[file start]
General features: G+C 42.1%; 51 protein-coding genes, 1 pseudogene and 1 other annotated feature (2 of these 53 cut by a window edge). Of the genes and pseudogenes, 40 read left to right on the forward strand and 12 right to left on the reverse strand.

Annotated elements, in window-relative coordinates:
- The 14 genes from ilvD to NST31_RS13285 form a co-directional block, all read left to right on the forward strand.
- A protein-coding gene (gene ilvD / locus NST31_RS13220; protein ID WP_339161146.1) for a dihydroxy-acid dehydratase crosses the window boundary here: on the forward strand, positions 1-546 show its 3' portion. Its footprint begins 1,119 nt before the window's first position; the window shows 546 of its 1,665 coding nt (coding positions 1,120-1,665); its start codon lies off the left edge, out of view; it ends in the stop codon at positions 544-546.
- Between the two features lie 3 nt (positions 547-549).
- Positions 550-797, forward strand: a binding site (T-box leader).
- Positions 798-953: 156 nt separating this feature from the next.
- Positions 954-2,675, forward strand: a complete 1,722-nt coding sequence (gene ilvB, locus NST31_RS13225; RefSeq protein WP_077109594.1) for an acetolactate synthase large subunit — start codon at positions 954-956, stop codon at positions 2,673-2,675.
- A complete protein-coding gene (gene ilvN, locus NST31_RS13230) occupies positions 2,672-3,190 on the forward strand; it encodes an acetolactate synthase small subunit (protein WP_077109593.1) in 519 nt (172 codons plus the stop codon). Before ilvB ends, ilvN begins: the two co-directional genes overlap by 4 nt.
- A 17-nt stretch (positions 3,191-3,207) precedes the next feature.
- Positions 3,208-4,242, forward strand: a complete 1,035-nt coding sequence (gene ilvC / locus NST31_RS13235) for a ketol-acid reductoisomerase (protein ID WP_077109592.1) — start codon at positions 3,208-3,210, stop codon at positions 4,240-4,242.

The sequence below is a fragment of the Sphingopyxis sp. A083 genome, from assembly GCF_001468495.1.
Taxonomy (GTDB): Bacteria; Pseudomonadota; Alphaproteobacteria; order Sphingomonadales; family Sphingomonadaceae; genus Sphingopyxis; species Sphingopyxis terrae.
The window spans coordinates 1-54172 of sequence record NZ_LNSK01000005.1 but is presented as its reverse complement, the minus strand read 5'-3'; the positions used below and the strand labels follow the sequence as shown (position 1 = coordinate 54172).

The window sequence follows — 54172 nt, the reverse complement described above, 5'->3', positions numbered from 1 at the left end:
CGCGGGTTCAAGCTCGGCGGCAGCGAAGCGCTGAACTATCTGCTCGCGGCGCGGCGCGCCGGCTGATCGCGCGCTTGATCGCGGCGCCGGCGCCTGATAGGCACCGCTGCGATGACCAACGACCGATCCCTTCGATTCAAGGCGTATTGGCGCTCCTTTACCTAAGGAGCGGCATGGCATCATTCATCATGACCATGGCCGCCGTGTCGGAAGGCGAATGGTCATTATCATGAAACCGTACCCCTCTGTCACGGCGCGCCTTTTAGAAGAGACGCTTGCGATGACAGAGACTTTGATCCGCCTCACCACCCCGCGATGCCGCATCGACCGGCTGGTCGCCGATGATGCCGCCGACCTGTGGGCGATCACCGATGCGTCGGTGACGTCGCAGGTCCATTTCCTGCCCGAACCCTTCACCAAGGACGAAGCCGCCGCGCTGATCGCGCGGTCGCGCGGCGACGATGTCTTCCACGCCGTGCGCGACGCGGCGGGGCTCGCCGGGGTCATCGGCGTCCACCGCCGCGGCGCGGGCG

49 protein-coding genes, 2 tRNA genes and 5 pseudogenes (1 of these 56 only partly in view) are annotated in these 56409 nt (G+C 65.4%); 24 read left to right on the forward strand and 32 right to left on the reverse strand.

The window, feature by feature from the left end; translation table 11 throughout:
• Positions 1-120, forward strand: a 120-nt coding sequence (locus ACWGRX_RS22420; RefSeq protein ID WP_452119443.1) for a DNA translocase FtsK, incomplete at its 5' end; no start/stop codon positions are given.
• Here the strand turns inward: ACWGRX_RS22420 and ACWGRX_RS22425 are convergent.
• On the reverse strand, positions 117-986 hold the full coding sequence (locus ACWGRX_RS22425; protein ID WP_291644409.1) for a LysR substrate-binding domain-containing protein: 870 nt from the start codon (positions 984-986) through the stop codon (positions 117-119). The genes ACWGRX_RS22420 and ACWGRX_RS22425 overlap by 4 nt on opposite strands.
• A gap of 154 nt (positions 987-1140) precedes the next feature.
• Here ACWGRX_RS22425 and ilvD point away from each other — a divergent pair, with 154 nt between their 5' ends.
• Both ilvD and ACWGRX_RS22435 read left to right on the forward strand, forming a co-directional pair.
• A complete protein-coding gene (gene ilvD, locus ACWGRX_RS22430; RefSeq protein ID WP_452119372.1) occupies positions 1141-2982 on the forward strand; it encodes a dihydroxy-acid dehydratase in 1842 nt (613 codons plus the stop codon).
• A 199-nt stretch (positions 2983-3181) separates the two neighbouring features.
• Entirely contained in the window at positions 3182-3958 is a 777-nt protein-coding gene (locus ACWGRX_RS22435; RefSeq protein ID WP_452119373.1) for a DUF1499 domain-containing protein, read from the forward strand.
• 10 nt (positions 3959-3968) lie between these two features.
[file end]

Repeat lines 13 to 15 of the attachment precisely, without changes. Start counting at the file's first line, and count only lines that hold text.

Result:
Taxonomy (GTDB): Bacteria; Pseudomonadota; Alphaproteobacteria; order Sphingomonadales; family Sphingomonadaceae; genus Sphingopyxis; species Sphingopyxis terrae.
The window spans coordinates 1-54172 of sequence record NZ_LNSK01000005.1 but is presented as its reverse complement, the minus strand read 5'-3'; the positions used below and the strand labels follow the sequence as shown (position 1 = coordinate 54172).

The window sequence follows — 54172 nt, the reverse complement described above, 5'->3', positions numbered from 1 at the left end: